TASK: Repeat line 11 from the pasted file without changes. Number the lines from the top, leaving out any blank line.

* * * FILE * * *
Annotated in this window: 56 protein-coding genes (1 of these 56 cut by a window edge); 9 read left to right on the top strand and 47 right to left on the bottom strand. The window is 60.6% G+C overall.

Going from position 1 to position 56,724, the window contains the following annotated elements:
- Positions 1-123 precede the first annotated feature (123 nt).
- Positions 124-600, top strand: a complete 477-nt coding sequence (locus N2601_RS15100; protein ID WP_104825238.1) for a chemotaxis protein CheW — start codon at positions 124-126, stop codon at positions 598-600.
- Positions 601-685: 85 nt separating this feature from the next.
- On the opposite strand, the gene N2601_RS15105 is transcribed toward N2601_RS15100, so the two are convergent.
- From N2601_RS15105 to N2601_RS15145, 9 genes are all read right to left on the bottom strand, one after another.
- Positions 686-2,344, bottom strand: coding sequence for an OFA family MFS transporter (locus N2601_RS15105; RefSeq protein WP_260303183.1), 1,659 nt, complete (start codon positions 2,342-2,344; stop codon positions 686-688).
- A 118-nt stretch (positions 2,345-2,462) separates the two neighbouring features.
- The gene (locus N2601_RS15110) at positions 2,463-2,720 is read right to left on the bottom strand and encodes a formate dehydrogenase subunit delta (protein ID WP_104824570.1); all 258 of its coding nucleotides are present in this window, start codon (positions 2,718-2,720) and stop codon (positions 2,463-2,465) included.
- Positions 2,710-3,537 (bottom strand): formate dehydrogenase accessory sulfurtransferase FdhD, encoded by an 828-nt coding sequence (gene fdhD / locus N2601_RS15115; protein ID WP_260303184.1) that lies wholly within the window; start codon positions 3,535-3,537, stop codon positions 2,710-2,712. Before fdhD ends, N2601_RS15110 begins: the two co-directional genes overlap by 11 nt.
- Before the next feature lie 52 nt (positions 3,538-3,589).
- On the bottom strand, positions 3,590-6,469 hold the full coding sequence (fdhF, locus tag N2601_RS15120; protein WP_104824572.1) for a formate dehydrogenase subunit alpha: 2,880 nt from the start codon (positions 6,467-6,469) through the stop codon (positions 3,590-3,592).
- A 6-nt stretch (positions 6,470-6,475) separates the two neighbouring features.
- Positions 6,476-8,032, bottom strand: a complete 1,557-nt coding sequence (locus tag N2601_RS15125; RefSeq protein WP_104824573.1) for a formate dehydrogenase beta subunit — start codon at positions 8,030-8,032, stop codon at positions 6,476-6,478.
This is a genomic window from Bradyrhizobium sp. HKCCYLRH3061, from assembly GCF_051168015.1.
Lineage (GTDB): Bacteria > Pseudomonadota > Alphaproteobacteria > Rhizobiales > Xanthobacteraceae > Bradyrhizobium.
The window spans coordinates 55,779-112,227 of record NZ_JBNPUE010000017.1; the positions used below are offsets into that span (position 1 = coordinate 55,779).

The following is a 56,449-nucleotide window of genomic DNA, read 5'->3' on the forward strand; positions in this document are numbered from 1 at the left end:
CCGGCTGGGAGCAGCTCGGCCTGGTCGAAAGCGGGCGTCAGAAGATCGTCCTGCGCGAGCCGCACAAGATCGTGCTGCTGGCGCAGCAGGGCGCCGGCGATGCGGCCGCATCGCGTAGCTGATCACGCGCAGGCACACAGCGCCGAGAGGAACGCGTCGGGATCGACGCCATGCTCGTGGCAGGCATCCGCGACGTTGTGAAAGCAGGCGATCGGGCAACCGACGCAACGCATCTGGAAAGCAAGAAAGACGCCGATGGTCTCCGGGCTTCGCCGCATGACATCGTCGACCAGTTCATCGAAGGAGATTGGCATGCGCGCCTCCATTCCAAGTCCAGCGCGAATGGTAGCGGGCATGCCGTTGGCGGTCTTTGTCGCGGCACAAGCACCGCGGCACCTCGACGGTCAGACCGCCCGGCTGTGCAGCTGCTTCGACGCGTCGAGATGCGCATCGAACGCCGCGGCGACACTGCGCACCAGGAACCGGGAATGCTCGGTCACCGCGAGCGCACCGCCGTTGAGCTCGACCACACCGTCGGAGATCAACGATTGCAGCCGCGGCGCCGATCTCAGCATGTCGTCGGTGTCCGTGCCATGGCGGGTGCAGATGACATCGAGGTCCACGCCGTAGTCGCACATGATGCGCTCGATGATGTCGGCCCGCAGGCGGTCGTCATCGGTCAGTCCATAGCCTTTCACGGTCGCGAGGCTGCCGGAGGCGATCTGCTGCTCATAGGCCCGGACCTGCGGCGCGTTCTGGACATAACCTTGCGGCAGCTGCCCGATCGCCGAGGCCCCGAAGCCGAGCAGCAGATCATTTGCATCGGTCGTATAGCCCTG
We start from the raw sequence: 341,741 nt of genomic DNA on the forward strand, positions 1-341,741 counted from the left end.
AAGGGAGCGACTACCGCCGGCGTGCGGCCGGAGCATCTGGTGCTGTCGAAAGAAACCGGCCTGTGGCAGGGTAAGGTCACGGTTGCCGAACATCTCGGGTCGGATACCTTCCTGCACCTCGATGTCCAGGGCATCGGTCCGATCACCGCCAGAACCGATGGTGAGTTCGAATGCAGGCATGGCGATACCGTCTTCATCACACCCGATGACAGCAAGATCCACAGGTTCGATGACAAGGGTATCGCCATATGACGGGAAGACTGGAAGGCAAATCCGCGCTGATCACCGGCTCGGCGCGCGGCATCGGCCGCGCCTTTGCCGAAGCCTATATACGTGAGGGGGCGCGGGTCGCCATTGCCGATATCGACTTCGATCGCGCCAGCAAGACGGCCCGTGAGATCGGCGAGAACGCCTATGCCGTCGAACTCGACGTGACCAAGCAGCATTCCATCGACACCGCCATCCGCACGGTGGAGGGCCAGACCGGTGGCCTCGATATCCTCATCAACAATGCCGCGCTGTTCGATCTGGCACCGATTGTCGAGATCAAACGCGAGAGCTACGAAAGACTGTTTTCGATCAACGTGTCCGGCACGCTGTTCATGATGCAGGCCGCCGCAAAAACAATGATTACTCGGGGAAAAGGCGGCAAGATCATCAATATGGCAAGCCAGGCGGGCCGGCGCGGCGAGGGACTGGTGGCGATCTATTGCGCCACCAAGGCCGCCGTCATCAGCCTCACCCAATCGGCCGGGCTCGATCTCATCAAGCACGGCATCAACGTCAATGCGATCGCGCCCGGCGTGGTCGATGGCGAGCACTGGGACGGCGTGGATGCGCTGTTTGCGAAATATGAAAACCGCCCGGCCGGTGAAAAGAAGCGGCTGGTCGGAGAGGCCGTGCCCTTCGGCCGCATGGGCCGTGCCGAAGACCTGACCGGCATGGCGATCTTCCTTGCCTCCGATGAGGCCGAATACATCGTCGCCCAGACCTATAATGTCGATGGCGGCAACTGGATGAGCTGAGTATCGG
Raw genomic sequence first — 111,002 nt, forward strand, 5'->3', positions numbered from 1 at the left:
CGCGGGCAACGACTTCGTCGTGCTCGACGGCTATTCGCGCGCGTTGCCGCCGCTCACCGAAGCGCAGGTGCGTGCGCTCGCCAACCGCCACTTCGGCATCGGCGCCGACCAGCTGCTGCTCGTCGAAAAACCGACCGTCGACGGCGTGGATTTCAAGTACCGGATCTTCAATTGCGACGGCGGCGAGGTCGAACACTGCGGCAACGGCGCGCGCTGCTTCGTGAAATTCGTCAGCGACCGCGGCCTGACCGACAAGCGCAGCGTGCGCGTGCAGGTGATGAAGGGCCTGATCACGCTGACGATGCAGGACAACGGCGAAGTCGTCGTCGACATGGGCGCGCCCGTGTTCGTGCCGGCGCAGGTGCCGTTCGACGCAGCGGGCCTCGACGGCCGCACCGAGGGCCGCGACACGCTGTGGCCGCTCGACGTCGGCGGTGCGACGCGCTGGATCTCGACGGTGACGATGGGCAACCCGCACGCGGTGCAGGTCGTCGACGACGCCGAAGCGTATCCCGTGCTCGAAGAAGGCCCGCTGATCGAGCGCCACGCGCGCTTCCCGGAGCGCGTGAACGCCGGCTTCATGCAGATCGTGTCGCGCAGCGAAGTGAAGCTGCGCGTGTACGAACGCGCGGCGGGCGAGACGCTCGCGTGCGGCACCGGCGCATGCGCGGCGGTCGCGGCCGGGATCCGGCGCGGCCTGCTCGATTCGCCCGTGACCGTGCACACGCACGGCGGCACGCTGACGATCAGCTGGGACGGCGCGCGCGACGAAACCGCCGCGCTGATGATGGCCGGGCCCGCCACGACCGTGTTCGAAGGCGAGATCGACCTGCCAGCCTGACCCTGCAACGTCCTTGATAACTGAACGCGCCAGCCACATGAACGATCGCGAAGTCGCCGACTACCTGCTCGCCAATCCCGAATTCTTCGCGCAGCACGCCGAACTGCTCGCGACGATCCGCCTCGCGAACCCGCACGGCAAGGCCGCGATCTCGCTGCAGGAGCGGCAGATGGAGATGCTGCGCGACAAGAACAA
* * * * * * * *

- Positions 2,710-3,537 (bottom strand): formate dehydrogenase accessory sulfurtransferase FdhD, encoded by an 828-nt coding sequence (gene fdhD / locus N2601_RS15115; protein ID WP_260303184.1) that lies wholly within the window; start codon positions 3,535-3,537, stop codon positions 2,710-2,712. Before fdhD ends, N2601_RS15110 begins: the two co-directional genes overlap by 11 nt.